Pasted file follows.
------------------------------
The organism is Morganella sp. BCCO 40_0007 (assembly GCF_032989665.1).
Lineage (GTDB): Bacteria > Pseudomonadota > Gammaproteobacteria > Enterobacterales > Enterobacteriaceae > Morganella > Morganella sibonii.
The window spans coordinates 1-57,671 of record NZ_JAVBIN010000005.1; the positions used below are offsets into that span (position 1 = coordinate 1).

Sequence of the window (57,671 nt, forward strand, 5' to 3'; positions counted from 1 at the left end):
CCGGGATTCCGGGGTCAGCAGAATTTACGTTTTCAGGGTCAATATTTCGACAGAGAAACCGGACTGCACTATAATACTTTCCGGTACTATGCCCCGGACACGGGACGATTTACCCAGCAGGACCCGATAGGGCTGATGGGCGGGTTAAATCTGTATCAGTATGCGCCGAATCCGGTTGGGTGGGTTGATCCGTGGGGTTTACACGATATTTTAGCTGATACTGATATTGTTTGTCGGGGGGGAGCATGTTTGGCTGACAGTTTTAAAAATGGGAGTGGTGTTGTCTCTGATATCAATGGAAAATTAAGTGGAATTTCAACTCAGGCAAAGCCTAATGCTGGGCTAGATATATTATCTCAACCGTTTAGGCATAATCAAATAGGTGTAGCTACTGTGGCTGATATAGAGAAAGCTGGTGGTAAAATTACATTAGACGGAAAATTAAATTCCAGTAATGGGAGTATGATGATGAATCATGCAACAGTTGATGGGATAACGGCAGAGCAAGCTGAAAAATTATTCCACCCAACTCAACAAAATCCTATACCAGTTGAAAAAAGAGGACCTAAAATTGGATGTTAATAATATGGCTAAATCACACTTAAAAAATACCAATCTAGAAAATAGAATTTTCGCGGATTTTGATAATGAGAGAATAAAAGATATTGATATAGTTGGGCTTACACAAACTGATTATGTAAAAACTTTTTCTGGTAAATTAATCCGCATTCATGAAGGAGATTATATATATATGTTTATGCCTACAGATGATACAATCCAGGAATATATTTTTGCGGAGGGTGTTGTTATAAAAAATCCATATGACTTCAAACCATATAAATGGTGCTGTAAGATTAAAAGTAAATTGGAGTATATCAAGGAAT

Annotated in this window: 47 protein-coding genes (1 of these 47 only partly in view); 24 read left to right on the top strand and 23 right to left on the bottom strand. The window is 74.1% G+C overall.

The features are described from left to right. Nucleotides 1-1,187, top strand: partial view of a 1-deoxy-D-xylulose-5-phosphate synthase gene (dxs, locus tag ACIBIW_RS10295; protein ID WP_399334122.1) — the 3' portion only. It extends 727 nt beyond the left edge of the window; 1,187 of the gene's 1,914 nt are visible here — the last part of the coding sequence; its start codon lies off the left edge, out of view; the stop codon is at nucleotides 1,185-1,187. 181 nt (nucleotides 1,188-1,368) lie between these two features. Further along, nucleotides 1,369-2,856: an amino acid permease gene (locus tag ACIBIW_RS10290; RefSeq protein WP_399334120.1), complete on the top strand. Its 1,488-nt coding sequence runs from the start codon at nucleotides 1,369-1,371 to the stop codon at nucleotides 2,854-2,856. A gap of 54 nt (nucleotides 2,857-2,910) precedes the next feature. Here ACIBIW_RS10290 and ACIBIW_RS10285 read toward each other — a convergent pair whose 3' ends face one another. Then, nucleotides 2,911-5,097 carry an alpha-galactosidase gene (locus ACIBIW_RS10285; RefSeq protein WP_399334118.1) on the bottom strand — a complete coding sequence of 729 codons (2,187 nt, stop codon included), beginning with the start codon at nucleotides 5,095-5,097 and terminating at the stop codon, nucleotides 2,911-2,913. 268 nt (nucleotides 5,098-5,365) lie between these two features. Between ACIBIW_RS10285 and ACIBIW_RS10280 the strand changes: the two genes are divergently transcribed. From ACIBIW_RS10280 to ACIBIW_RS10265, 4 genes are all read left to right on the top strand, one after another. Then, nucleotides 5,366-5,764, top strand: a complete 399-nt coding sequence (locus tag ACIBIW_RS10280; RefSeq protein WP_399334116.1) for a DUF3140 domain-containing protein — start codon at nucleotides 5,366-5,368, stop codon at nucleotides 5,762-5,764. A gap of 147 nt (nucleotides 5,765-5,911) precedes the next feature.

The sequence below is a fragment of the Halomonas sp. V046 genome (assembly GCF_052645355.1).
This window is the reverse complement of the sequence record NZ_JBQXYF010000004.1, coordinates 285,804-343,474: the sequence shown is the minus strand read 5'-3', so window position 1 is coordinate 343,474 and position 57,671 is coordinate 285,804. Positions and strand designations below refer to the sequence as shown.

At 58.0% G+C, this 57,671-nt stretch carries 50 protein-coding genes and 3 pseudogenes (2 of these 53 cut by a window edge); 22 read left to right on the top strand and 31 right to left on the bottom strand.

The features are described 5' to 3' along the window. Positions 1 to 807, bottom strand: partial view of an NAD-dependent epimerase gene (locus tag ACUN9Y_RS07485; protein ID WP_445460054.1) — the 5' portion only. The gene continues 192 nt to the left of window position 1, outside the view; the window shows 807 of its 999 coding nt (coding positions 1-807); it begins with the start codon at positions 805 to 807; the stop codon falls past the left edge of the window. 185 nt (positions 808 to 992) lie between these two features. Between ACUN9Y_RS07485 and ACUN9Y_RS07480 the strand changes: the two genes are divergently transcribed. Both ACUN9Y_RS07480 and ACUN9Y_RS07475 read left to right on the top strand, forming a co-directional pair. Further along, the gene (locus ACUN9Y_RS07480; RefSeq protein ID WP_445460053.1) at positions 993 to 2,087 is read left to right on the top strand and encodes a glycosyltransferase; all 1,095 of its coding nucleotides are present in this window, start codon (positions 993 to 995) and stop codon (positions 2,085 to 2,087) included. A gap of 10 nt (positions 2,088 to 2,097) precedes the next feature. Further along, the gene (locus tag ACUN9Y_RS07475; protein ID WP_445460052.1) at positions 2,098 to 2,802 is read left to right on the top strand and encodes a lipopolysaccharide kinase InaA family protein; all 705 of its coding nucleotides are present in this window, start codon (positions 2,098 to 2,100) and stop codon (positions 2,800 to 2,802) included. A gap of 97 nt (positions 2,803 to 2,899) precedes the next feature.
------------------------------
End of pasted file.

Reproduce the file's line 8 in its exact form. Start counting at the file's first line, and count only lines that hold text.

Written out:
The sequence below is a fragment of the Halomonas sp. V046 genome (assembly GCF_052645355.1).